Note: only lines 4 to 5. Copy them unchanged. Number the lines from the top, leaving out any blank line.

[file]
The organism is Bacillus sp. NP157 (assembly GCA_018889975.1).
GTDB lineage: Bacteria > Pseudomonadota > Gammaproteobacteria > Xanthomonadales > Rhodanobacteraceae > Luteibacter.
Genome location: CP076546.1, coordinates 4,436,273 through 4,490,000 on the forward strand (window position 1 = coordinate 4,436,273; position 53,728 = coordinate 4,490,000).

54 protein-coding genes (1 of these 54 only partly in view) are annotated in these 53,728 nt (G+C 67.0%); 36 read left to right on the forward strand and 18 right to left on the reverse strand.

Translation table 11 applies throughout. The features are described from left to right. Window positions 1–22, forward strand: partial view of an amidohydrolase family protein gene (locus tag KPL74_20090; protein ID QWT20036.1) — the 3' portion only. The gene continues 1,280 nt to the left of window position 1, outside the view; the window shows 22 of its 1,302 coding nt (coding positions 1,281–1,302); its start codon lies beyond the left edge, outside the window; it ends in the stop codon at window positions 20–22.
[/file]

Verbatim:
54 protein-coding genes (1 of these 54 only partly in view) are annotated in these 53,728 nt (G+C 67.0%); 36 read left to right on the forward strand and 18 right to left on the reverse strand.

Translation table 11 applies throughout. The features are described from left to right. Window positions 1–22, forward strand: partial view of an amidohydrolase family protein gene (locus tag KPL74_20090; protein ID QWT20036.1) — the 3' portion only. The gene continues 1,280 nt to the left of window position 1, outside the view; the window shows 22 of its 1,302 coding nt (coding positions 1,281–1,302); its start codon lies beyond the left edge, outside the window; it ends in the stop codon at window positions 20–22.